It was for the first time that the two NSAs spoke to each other after the September 18 deadly terror attack at a military base in Jammu and Kashmir.
Defence sources here said Pakistani troops, without provocation, had fired at Indian posts using small arms and mortar shells in Poonch area near the Line of Control (LoC) — the de facto border that divides Jammu and Kashmir between the two countries.
The Pakistan Army made similar allegations against the Indian military. Both sides, however, maintained that no damage was caused in the exchange of fire that continued for several hours, sending villagers near the border into a tizzy.
Firing was also reported at the Chakri outpost of the Border Security Force (BSF) along the International Boundary as frontier guards repulsed an intrusion bid by 8-10 people in a counter-offensive.
A search operation was launched in the border belt of Gurdaspur district of north Punjab following an unsuccessful infiltration bid.
The latest in a series of border skirmishes came a day after militants attacked the local headquarters of a counter-insurgency military unit on the banks of the Jhelum river in a north Kashmir village on Sunday night, killing a paramilitary trooper.
The heavily armed militants managed to escape even as a massive search was launched to track them in the border district of Baramulla.
Inspector General (Kashmir) of the BSF Vikash Chandra said two militants were involved in the attack. He said a GPS set, a compass and a wire cutter besides some ammunition were recovered from the shootout site.
“My boys from the spot confirmed that there were at least two terrorists who were firing at them,” he said.
The attack was similar to last month’s strike when militants sneaked into the Uri army base — also in Baramulla — and killed 19 soldiers. India blamed Pakistan militant groups for the Uri attack.
The Indian Army last week conducted “surgical strikes” at militant camps on the Pakistani side of the LoC in retaliation to the Uri assault, destroying seven terror launch pads and killing an unknown number of militants in Pakistan-held Kashmir.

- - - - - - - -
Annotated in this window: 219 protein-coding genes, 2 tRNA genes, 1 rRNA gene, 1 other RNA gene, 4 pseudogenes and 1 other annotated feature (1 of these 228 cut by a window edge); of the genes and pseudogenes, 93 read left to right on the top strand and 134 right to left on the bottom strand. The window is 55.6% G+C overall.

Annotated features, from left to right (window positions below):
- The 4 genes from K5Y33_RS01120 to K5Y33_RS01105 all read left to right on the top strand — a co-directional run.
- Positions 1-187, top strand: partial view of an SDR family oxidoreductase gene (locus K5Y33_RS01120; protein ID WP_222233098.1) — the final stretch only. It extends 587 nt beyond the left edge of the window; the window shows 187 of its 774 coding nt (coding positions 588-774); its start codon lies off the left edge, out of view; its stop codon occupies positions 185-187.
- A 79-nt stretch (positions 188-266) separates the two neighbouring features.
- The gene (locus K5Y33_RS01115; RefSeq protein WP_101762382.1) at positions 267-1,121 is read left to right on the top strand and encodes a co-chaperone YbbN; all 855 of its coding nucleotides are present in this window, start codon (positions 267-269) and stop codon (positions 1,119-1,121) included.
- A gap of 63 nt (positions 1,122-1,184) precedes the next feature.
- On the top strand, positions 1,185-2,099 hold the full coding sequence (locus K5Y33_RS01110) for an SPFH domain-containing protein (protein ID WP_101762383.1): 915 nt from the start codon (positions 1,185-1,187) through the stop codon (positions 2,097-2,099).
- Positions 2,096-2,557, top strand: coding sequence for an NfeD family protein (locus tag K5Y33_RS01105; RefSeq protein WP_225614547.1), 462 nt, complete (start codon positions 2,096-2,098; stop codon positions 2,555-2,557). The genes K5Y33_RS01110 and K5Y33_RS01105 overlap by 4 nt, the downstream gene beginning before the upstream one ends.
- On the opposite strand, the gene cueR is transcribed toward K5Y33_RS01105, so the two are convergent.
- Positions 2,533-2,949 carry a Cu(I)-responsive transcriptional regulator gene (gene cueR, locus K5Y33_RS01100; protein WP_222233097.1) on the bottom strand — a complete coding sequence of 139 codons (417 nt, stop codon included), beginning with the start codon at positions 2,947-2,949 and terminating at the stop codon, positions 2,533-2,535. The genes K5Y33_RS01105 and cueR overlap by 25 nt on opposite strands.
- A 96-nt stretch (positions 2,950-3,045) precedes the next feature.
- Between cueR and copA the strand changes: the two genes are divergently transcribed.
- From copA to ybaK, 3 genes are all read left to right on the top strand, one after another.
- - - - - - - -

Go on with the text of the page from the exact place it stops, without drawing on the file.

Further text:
Since then the militaries of the two countries have been shelling each other in violation of the 2003 ceasefire agreement on daily basis, creating fears of a sub-continental war between the nuclear-armed neighbours.
But for the first time since the war hysteria, the two countries sent a feeler of reducing tension when the NSAs from the two countries had a telephonic conversation on Monday morning.
Sartaj Aziz, Adviser to Pakistan Prime Minister on Foreign Affairs, said Pakistan’s NSA Nasser Janjua and his Indian counterpart Ajit Doval talked to defuse the tension that has gripped the border and the LoC.
“Both the officials stressed the need to establish contact to reduce tensions along the Line of Control,” Aziz said, according to The News International.
However, there was no official word from the Indian side about the telephonic talk between the two NSAs.
In Islamabad, Prime Minister Nawaz Sharif met the leaders of all Pakistani political parties to discuss the ongoing rift with India.
Sharif told the all-party meeting that Pakistan “will leave no stone unturned to highlight” the Kashmir issue at all international forums. “We stand united on matters of national importance, particularly Kashmir.”
Pakistan Foreign Secretary Aizaz Ahmad Chaudhry, who briefed the leaders, was quoted by state-run Radio Pakistan saying that the government was willing to discuss all issues with India.
“Pakistan wants peace and Kashmir and other bilateral issues should be discussed with India.”